In BHT Training’s latest blog, anxiety sufferer and BHT trainer, Paul Johanson explains how mindfulness can be a powerful tool to combat mental illness.
Anxiety is the most commonly reported mental health difficulty: statistics show that anxiety-related problems occur at roughly three times the rate of depression-related problems. ‘Anxiety’ is the most commonly searched term on counselling websites such as Counselling Directory. So, if you suffer from an anxiety-related condition you know you are definitely not alone!
Evolutionary Psychology tells us that anxiety and fear are a key part of our survival gear. Professor Paul Gilbert – author of ‘The Compassionate Mind’ – talks about how our ‘threat’ system in our brain – of which anxiety and fear are a key part – has been very useful in the survival of our species. The problem is that whilst a highly sensitive ‘threat’ system was essential when we were struggling to survive on the plains of Africa 100,000 years ago, it’s not so essential in today’s much safer societal conditions. In complex, advanced societies, constantly scanning the horizon for threat can be quite disabling unless we are able to regulate our threat system. Anxiety problems occur when we are unable to do this sufficiently well.
Modern neuroscience shows us that anxiety, OCD and panic are related, but quite different in terms of where they arise in the brain. But even though they are different, the way to psychologically regulate and soothe these powerful neural circuits tends to be the same: through developing mindfulness, human connection and kindness towards oneself. Although there are medications which can be immensely helpful in temporarily relieving or managing, if possible it’s always best to try to learn how to live with it.
Anxiety: A lived experience
I have suffered from anxiety for most of my life. When I was little I had a very active imagination and was terrified of the dark; during my teenage years, I developed hypochondria (or health anxiety); and in my late 20s I succumbed to terrifying panic attacks. Most of my efforts in dealing with this were to try to make the problem go away – to cure or ‘fix’ it. However, working with anxiety and fear is one of the biggest catch 22s in mental health: anxiety is about aversion and avoidance, so the more you try to make it go away, the worse it gets!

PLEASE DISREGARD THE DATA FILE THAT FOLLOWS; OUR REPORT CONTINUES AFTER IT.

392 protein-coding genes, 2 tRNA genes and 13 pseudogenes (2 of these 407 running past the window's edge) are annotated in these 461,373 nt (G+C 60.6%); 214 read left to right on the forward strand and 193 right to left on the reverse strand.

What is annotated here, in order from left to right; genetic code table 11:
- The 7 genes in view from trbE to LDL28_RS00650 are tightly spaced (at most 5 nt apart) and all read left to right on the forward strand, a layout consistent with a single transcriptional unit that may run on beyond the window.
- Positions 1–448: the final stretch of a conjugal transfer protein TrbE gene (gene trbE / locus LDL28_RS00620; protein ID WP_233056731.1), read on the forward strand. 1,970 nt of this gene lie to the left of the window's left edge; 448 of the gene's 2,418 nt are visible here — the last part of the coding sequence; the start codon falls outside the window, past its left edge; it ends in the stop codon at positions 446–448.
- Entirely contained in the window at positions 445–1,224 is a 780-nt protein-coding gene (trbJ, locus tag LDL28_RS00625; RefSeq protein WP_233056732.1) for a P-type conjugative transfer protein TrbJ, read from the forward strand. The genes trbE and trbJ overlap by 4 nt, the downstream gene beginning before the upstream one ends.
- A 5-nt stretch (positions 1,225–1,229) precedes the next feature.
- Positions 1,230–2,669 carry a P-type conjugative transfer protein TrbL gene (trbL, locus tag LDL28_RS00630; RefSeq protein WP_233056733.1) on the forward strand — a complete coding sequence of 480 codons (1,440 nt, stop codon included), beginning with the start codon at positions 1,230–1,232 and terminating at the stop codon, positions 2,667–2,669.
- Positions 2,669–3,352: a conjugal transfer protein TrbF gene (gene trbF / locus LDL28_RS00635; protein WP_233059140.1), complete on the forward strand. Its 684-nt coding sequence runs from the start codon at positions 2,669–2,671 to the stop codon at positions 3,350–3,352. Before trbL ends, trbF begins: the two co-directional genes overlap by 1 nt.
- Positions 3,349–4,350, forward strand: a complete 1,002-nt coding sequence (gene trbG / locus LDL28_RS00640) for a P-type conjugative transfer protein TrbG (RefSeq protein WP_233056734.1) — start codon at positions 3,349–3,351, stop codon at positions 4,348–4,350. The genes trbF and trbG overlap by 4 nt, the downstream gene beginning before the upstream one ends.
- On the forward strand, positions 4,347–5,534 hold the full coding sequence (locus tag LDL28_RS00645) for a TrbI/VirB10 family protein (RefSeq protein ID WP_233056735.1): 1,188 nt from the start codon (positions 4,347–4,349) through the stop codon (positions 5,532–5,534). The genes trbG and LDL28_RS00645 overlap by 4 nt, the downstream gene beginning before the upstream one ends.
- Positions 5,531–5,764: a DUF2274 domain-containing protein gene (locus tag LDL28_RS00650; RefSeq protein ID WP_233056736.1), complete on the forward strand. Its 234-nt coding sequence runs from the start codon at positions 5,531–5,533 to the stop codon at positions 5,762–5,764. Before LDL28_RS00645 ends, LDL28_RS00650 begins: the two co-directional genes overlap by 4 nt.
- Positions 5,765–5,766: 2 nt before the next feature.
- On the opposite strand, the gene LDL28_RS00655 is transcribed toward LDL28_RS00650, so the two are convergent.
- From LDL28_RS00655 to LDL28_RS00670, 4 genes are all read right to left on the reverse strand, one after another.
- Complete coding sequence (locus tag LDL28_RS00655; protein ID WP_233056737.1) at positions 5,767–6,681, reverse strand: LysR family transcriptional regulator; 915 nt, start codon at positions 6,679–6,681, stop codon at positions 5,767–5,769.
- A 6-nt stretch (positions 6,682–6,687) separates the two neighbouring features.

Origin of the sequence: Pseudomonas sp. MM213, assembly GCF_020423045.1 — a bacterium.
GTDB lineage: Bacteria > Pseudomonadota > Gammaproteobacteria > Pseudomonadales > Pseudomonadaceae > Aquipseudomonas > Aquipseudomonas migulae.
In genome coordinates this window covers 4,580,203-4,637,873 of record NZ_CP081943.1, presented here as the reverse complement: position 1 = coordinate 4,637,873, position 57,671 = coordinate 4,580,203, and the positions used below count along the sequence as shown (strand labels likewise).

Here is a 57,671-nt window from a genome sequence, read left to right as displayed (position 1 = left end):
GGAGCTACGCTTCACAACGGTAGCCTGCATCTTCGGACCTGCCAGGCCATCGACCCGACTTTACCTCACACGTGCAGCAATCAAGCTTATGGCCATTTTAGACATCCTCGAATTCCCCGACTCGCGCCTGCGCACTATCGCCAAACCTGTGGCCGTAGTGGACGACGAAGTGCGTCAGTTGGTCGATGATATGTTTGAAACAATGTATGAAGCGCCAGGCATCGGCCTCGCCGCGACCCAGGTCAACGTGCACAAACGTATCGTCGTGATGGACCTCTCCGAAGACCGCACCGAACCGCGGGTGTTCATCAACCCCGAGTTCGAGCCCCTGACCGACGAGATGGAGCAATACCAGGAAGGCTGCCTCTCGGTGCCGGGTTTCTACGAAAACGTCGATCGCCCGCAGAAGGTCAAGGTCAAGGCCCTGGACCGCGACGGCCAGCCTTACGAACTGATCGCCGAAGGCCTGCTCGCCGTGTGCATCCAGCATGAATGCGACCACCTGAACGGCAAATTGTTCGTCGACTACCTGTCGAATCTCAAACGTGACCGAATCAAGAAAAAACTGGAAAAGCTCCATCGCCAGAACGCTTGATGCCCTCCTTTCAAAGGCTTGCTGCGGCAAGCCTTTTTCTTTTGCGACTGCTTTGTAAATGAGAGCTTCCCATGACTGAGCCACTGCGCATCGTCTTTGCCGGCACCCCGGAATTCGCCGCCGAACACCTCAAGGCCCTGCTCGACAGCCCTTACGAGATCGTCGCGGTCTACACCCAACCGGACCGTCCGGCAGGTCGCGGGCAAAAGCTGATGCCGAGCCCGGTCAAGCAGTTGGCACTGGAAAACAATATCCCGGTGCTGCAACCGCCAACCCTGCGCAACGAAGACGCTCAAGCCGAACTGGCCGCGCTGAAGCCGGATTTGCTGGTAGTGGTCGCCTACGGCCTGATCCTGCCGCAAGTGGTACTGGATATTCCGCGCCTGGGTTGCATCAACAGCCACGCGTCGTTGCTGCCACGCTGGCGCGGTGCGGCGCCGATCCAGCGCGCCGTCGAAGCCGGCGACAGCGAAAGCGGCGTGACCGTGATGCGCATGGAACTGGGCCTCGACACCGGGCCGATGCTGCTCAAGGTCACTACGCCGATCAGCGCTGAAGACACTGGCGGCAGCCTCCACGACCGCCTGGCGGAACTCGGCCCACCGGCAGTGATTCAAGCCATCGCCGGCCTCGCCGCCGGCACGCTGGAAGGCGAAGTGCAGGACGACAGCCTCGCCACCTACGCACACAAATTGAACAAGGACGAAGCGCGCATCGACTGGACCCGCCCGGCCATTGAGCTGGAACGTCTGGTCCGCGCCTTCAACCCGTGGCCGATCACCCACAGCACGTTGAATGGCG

When my daughter started becoming anxious about 10 years ago I was so desperate to help and prevent her from suffering in the way I had during my childhood and so I tried to ‘fix’ it with the different techniques I had learned. Although this did have some limited success, my greatest discovery was that when I was really present with her fear – acknowledging how difficult it was for her and how frightened she was – this seemed to be much more successful than giving her techniques to make it go away. When I stopped being frightened of her fear and just stayed alongside her, comforting her with kindness and gentleness, it really seemed to help.
I’ve had a lot of different therapies and have practiced mindfulness meditation for nearly 30 years and what I’ve learned is that if you can gently and kindly approach fear and try to understand it – and even make friends with it – then you are well on your way to learning to live with it.
Find out more: Related courses
Paul will be running Mindful Approaches to Supporting People with Anxiety, Panic and OCD on 22nd June. This course will build understanding of anxiety, giving the latest research and knowledge as well as showing methods for safely getting closer to fear, understanding it and learning to help people – ourselves as well as others – live with it more successfully.
Paul will also be running Person-Centred Relational Skills on 18th July 2017.